Styles & Forms | Punk | Early History (1975) | Key Events


The Dictators Go Girl Crazy

The anarchic Dictators spiced up the New York scene with their Go Girl Crazy! album in 1975, a coarse blend of punk and heavy metal with sharp witty lyrics mocking the junk culture they saw all around them, which naturally included punk and heavy metal. Unfortunately the chaos that surrounded the band meant that audiences were often bemused rather than amused by singer ‘Handsome’ Dick Manitoba and his slapstick sense of humour on songs like ‘(I Live For) Cars And Girls’, ‘The Next Big Thing’ and ‘Two Tub Man’. Besides which, punks were not ready for parody and humour; punk was still a serious thing.


Television’s Little Jewel

A volatile mixture of Tom Verlaine’s taut, incisive guitar playing and bassist Richard Hell’s avowedly punk attitude, Television were critically acclaimed from the moment they opened CBGBs as a punk rock venue in 1974. But the two styles proved incompatible and, during the ensuing power struggle in the spring of 1975, Hell found himself replaced by former MC5 bassist Fred ‘Sonic’ Smith. In August of that year they released the seven-minute ‘Little Johnny Jewel’ that was spread across both sides of a single – a tense, sparse, rhythmic song built around a simple riff that occasionally veered towards free-form jazz. Another punk possibility was opening up.

From Dolls To Heartbreakers

As The New York Dolls subsided into a morass of conflicting visions and narcotic delusions in the spring of 1975, guitarist Johnny Thunders and drummer Jerry Nolan sealed the band’s demise by suddenly bailing out to form The Heartbreakers. They ditched the lip-gloss and donned the full punk leather jacket with ripped jeans, and they were joined by Richard Hell who had been drummed out of Television the very same week. With their previous connections they had a ready-made following and they soon built up a repertoire of hardcore songs, including the anthemic, none-too-subtly titled ‘Chinese Rocks’ co-written by Hell and Dee Dee Ramone.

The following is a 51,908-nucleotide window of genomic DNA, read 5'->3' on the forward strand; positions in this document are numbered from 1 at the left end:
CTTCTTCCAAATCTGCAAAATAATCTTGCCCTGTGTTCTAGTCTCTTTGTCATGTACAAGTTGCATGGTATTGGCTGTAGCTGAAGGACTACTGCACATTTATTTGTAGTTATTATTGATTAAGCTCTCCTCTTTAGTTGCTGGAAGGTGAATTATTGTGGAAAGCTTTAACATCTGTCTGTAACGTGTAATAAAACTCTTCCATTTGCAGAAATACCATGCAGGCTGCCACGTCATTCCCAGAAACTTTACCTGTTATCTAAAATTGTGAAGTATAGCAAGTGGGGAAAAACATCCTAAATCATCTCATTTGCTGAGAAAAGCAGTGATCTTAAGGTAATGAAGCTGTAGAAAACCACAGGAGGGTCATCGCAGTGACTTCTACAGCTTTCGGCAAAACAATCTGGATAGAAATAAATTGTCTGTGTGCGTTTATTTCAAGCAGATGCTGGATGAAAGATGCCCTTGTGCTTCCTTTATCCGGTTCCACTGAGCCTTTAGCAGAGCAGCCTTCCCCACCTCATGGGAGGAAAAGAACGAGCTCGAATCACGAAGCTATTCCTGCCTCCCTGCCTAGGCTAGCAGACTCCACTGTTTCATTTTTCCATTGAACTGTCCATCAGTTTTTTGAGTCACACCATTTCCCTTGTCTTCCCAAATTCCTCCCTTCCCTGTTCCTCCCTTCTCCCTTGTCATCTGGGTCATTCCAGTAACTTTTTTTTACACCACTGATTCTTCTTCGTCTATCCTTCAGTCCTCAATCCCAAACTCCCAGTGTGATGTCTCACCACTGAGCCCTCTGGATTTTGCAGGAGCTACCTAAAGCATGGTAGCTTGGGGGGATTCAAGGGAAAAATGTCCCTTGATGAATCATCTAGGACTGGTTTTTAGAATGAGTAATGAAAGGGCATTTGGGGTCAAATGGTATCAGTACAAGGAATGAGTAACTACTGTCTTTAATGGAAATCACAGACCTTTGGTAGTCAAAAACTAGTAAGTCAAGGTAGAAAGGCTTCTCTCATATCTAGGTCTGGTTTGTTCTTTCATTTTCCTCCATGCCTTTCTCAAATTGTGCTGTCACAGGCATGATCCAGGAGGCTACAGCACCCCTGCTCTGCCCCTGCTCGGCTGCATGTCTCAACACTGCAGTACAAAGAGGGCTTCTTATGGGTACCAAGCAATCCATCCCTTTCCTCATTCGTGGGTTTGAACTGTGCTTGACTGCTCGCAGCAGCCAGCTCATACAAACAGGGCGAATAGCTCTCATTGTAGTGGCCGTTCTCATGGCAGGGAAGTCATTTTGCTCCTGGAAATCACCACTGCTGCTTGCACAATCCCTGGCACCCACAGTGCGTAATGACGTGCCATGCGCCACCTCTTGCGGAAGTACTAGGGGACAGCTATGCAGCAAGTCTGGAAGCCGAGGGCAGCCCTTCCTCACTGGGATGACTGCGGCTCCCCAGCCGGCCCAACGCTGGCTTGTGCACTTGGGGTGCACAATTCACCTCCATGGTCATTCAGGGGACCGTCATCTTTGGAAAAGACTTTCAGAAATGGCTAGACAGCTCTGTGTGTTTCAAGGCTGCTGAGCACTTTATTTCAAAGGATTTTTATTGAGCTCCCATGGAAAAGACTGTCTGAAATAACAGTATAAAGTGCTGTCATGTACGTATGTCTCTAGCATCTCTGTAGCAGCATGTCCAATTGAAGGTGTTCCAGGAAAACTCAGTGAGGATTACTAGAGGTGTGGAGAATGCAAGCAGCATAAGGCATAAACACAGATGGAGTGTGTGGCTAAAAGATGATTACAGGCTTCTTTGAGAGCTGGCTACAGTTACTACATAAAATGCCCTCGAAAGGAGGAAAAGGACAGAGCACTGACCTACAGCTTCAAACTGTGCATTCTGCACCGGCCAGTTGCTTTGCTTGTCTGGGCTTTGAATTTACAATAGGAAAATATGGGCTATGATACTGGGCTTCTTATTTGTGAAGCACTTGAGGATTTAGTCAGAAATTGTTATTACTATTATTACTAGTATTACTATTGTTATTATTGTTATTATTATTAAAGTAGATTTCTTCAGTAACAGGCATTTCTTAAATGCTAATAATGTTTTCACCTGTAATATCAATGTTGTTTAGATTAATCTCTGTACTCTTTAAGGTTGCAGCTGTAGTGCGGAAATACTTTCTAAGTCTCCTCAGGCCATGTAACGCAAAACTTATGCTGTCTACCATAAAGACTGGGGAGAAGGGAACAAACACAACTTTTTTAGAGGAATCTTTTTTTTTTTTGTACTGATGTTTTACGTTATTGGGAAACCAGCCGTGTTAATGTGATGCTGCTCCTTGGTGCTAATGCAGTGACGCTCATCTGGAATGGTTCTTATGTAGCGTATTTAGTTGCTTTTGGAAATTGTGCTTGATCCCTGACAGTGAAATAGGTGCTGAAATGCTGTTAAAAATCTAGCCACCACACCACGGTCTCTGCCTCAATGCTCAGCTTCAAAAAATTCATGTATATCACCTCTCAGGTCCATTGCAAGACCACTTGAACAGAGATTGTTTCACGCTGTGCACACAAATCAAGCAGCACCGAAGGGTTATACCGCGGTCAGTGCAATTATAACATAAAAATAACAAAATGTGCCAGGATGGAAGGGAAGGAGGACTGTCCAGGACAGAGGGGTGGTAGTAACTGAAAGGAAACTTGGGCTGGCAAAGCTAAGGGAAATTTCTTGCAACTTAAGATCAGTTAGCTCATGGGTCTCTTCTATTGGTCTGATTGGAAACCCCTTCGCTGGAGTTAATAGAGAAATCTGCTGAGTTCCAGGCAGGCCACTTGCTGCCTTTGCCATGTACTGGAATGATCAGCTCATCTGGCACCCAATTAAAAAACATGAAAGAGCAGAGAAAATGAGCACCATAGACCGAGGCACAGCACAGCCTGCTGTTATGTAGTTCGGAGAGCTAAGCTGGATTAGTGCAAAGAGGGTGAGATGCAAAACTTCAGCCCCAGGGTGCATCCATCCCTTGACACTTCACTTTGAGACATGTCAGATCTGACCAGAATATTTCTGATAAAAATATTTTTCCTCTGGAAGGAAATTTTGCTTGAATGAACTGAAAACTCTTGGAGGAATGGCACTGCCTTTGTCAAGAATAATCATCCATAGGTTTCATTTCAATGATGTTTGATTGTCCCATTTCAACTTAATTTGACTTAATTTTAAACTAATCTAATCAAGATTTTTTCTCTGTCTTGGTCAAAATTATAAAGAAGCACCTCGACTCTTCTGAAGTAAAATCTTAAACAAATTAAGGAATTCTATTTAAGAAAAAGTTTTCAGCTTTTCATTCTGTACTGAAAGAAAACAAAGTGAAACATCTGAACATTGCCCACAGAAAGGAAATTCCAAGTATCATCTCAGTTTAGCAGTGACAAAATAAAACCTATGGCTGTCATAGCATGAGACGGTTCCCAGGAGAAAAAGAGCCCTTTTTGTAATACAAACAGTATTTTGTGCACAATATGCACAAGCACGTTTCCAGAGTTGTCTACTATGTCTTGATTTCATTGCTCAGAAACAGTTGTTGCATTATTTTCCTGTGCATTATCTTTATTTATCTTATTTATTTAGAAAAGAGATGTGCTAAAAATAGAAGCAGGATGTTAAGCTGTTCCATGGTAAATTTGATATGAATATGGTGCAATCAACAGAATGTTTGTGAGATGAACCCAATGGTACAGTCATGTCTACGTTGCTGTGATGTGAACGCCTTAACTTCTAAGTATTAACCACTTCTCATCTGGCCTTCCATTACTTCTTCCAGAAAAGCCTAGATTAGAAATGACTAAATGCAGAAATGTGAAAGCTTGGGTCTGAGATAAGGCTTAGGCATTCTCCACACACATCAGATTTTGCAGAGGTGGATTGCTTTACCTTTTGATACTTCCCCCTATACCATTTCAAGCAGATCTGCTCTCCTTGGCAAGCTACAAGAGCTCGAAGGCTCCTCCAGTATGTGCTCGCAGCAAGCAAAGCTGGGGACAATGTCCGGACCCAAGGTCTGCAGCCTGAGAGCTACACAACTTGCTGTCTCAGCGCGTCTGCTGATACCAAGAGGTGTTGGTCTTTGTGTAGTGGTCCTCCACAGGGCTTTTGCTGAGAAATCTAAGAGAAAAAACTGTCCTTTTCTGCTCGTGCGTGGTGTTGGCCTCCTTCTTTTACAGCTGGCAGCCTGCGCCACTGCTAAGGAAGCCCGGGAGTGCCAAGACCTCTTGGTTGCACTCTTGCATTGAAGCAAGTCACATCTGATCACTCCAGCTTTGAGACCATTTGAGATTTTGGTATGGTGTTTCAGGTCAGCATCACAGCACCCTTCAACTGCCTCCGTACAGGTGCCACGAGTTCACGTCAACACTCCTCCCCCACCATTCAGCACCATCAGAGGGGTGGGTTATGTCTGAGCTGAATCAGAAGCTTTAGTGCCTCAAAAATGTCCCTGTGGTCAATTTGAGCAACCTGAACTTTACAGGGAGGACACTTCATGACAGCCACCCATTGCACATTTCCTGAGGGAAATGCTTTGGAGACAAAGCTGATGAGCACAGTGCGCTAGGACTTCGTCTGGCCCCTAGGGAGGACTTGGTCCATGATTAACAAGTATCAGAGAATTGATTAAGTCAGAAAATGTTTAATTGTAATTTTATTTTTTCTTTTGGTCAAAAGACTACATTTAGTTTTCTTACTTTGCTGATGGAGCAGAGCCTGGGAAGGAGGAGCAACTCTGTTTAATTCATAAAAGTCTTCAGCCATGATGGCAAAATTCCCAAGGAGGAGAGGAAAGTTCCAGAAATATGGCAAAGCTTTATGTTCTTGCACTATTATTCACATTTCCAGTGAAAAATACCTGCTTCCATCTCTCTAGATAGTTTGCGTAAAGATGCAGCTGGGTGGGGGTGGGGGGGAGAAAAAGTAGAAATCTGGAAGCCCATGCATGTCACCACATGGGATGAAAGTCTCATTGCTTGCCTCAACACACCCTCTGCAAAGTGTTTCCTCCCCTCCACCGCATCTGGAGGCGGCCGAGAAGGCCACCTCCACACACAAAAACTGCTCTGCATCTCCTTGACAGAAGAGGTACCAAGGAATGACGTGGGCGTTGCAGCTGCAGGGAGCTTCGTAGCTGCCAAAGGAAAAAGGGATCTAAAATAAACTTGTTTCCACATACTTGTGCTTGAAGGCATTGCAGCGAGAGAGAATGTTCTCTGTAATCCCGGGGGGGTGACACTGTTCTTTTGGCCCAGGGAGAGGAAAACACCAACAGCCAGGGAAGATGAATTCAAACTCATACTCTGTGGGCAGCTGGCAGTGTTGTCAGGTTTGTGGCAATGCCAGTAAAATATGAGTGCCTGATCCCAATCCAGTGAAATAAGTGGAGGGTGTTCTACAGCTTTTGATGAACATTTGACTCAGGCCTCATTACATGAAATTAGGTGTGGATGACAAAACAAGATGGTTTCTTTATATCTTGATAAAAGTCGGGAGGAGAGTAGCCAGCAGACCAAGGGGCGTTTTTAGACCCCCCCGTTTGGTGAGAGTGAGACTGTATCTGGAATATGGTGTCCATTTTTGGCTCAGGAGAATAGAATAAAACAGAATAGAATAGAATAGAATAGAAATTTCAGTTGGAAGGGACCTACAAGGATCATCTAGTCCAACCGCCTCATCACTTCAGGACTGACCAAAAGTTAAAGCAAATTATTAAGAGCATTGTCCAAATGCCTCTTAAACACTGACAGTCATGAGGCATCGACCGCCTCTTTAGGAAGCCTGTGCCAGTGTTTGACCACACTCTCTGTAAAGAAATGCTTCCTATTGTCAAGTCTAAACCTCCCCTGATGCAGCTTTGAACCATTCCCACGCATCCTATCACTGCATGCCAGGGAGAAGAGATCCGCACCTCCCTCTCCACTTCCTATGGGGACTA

The New York Scene Hots Up

As the New York punk scene expanded, new bands began emerging. CBGBs waitress (and one-time Playboy bunny) Debbie Harry formed The Stilettos with a couple of girlfriends, and then Blondie with her boyfriend Chris Stein. Art school students David Byrne, Chris Frantz and his girlfriend Tina Weymouth put Talking Heads together. Tuff Darts were among the early frontrunners at CBGBs, with The Shirts and The Misfits not far behind. Others found that the punk umbrella suited their own eclectic style, like electronic duo Suicide, Willy Deville with his band Mink Deville, Wayne County & The Electric Chairs and Cherry Vanilla.

British Punk Roots

British teenagers in the mid-1970s had little affinity with the overblown, so-called progressive bands that had come out of the 1960s. Glam rock had looked promising but there was little sense of rebellion beneath the make-up. Disaffected kids began looking for something that would reflect their own energies and frustrations. For a while it seemed as though the pub-rock scene...

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